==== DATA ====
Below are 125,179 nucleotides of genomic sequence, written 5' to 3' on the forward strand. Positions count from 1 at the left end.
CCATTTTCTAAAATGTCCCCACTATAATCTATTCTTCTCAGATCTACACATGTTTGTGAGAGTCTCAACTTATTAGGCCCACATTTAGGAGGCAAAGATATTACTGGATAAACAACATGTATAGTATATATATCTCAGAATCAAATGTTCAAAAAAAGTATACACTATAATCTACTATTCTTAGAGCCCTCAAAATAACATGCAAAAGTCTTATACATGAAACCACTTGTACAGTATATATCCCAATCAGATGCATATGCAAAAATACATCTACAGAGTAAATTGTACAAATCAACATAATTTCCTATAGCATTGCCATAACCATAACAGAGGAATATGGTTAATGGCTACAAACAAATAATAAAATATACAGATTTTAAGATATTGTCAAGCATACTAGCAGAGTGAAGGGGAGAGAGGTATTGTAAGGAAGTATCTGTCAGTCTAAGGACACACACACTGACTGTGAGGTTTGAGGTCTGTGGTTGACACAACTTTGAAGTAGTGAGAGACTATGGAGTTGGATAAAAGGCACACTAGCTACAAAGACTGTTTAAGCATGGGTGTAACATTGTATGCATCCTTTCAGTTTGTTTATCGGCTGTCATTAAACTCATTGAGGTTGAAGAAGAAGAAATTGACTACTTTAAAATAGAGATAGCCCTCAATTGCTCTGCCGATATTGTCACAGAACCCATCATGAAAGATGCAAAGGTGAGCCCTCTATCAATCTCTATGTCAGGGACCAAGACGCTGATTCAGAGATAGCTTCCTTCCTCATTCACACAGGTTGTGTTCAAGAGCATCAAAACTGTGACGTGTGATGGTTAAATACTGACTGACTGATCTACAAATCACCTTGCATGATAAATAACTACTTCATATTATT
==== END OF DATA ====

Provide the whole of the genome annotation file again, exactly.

Below are 125,179 nucleotides of genomic sequence, written 5' to 3' on the forward strand. Positions count from 1 at the left end.
CCATTTTCTAAAATGTCCCCACTATAATCTATTCTTCTCAGATCTACACATGTTTGTGAGAGTCTCAACTTATTAGGCCCACATTTAGGAGGCAAAGATATTACTGGATAAACAACATGTATAGTATATATATCTCAGAATCAAATGTTCAAAAAAAGTATACACTATAATCTACTATTCTTAGAGCCCTCAAAATAACATGCAAAAGTCTTATACATGAAACCACTTGTACAGTATATATCCCAATCAGATGCATATGCAAAAATACATCTACAGAGTAAATTGTACAAATCAACATAATTTCCTATAGCATTGCCATAACCATAACAGAGGAATATGGTTAATGGCTACAAACAAATAATAAAATATACAGATTTTAAGATATTGTCAAGCATACTAGCAGAGTGAAGGGGAGAGAGGTATTGTAAGGAAGTATCTGTCAGTCTAAGGACACACACACTGACTGTGAGGTTTGAGGTCTGTGGTTGACACAACTTTGAAGTAGTGAGAGACTATGGAGTTGGATAAAAGGCACACTAGCTACAAAGACTGTTTAAGCATGGGTGTAACATTGTATGCATCCTTTCAGTTTGTTTATCGGCTGTCATTAAACTCATTGAGGTTGAAGAAGAAGAAATTGACTACTTTAAAATAGAGATAGCCCTCAATTGCTCTGCCGATATTGTCACAGAACCCATCATGAAAGATGCAAAGGTGAGCCCTCTATCAATCTCTATGTCAGGGACCAAGACGCTGATTCAGAGATAGCTTCCTTCCTCATTCACACAGGTTGTGTTCAAGAGCATCAAAACTGTGACGTGTGATGGTTAAATACTGACTGACTGATCTACAAATCACCTTGCATGATAAATAACTACTTCATATTATT